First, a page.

It’s not as widely known as stevia, but from all the literature I’ve read on it, xylitol sounds like the ideal sugar substitute. It is a sugar substitute which tastes just like sugar or fructose. But the taste is about the only thing xylitol has in common with sugar. We all know sugar is extremely bad for you. It can raise your blood sugar or glucose levels which can lead to diabetes; it causes glycation and cross-linking of collagen fibers which presents as skin blotches and wrinkling….it ages you. Sugar encourages the storage of fat which can make you gain weight. So, sugar and corn fructose are two of the worst things you can consume in any amount. I cut out regular sugar a long time ago, and my craving for sweets has diminished a lot. But I still need a sugar substitute for coffee and for cooking and baking. In the past, I would use coconut palm sugar, but that has a slight molasses taste. So, I decided to look around for another sugar substitute. I had been using xylitol the last 2 years for dental care, and a few months ago started using it as a sugar substitute, after I read about its many other health benefits.
Xylitol is a naturally occurring sugar alcohol present in fruits, berries, mushrooms, and vegetation. The two main sources for commercial xylitol are corn and birch bark. The body normally manufactures some xylitol during the metabolic process so it’s easily assimilated when consumed. The process for extracting xylitol from birch was discovered in the late 19th century in Europe; therefore, it has a long track record of safety and efficacy. There are many benefits of xylitol, but one of the most widely known benefits is that it promotes dental health. Strange as it seems, by using xylitol toothpaste, mouthwash, and gum/mints on a daily basis, you can prevent cavities from forming. Unlike sugar and fructose, xylitol’s molecular structure does not promote bacterial growth. Xylitol actually kills bacteria. The other big benefit is that xylitol has an extremely low glycemic index of less than 11 and is metabolized very slowly. It has 40% fewer calories and 75% less carbohydrates than regular sugar. It does not drive up blood glucose levels like regular sugar does. So, this is an ideal sweetener for diabetics. With xylitol, you avoid the myriad of health problems associated with consuming sugar, including aging from glycation and cross-linked proteins.
Other studies have shown xylitol to promote bone density, reduce symptoms of arthritis, promote the production of the antioxidant glutathione, and may reduce ear, sinus, and respiratory infections. Most intriguing are a couple of studies on rats in 2000 and 2006 which seemed to indicate xylitol had the ability to increase collagen production and slow down collagen breakdown associated with aging. I know you can’t surmise from a couple of rat studies xylitols’s effect on human collagen, but it’s nice to speculate. Hopefully, a study on xylitol and human collagen production will come out in the future.
But what about taste? This has always been the problem for me. I’ve tried many sugar substitutes but they weren’t sweet enough or had an awful aftertaste. I can say with 100% confidence, you cannot taste a difference between sugar and xylitol. I gave my husband the taste test with coffee and he actually preferred the one with xylitol. He normally drinks coffee with agave nectar. The appearance is very similar to sugar, but the crystals are slightly larger. They have the strange ability to cool down liquids. Put some on your tongue, and you will feel this cooling effect. It may be slightly less sweet than regular sugar, but not by much. You can use it in a 1:1 ratio in all recipes just like sugar. The only exception is for activating yeast for breads. Yeast, like bacteria, feeds on sugar and since xylitol cannot be “consumed” by the yeast, it will not activate the yeast for bread rising. So use another sugar like palm sugar, agave nectar, or honey when activating yeast.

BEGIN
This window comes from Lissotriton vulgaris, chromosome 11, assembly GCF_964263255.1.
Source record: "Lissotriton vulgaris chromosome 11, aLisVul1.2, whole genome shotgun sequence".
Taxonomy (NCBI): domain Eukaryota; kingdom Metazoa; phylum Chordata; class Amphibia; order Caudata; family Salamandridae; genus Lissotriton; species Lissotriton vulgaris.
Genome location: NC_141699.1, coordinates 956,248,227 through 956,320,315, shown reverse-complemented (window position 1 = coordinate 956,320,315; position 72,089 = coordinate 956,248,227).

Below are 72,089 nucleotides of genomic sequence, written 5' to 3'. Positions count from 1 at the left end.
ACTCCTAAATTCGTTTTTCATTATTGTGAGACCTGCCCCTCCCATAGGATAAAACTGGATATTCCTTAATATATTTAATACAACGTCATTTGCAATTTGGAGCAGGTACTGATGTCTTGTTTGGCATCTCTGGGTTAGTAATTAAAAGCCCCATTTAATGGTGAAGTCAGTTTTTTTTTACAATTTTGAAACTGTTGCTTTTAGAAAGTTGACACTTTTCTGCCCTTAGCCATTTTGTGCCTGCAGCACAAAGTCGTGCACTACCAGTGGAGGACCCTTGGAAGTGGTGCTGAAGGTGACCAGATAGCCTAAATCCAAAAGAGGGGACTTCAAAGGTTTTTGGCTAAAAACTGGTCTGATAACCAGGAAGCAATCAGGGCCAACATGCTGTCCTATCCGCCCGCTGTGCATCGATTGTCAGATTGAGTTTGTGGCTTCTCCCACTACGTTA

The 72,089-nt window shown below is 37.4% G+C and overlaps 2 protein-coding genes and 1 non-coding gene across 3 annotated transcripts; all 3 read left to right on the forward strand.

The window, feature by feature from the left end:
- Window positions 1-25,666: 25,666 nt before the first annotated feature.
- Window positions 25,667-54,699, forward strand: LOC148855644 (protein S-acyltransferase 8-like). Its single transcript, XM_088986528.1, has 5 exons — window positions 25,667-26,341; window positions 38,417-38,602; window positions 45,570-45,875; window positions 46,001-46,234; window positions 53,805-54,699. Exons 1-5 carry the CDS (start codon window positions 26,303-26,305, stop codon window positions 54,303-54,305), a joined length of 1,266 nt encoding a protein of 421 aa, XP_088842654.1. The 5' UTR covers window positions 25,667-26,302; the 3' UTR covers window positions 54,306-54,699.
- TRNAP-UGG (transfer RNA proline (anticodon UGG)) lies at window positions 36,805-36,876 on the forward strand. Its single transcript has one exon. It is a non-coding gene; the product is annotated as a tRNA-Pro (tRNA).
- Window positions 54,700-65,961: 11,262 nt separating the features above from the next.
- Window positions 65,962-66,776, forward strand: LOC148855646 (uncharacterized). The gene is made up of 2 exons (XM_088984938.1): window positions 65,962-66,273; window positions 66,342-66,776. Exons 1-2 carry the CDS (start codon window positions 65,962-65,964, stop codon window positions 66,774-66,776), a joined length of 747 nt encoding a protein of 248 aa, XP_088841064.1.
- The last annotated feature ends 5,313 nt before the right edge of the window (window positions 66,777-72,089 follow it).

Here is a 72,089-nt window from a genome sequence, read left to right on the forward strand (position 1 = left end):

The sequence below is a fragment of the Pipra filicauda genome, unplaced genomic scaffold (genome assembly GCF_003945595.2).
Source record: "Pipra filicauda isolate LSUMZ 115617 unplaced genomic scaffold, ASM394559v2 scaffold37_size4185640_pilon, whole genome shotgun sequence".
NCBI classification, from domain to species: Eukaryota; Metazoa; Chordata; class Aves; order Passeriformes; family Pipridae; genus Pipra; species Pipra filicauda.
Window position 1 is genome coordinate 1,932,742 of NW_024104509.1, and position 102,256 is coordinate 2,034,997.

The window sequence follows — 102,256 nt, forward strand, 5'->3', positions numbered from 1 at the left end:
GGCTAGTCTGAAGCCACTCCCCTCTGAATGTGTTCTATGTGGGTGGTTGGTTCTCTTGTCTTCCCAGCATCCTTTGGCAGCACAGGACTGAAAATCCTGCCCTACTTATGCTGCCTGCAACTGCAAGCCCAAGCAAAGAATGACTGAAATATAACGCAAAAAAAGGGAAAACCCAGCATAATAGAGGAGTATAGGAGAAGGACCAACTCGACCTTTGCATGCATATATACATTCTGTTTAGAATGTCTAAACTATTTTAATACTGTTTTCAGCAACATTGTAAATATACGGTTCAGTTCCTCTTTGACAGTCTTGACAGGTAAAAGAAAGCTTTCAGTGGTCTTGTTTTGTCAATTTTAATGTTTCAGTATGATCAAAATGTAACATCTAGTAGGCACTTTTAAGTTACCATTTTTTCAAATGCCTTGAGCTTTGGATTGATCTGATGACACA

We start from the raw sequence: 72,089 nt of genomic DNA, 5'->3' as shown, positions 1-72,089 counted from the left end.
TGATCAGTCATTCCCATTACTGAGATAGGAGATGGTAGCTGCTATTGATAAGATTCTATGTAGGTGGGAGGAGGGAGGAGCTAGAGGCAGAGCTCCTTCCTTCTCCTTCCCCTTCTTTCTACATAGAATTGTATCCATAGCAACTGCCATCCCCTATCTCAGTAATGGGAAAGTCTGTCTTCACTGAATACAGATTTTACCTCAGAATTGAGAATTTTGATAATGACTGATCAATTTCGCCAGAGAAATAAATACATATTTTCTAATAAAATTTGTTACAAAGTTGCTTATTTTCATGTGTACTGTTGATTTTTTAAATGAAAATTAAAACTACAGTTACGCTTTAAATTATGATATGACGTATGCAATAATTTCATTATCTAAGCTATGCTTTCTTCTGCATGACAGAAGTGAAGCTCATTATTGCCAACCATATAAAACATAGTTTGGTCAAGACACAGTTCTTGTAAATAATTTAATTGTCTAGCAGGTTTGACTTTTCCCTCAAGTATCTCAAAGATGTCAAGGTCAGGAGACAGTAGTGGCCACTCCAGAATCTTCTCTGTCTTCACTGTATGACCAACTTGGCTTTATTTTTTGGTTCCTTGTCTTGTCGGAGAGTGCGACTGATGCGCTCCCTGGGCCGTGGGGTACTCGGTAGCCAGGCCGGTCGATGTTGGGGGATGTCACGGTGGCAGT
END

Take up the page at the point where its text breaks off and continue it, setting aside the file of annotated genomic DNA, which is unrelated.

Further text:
There are no known harmful side effects of long-term xylitol consumption. However, you do need to start slowly and let your body adjust to the xylitol. As with all sugar alcohols, it can have a laxative effect if consumed in large amounts at one time. You may have a little diarrhea in the beginning, but I’ve found that over time the body adjusts, and the diarrheal effect goes away on its own. Start with a teaspoon (4 grams) a day in your coffee or tea and build up your tolerance. Chew some gum or take some mints daily. To have a beneficial effect on dental health, the recommended required dose is 6 grams of xylitol a day. I personally like Epic xylitol products. The xylitol content in the Epic products is very high, their production method is stringent, and the source of the corn used is non-GMO. They are a small family-based company in Utah, and their prices are reasonable.
There is one potential danger of using xylitol, but it’s concerning dogs. Xylitol can produce rapid hypoglycemia in dogs, so it’s very important to never give xylitol products to dogs. Just as chocolate is dangerous to dogs, many things that are safe for humans to consume are deadly for our canine family members.
So, I hope you give xylitol a try. If you want to buy a small bag, you can find it at all green and organic food stores like Whole Foods and Natural Grocers. If you like it, then find better pricing online. Compared to regular sugar, the price for a 5-pound bag is pretty steep at about $20+, but considering all its health benefits, especially with the possible aid in collagen production, it’s worth the price to me.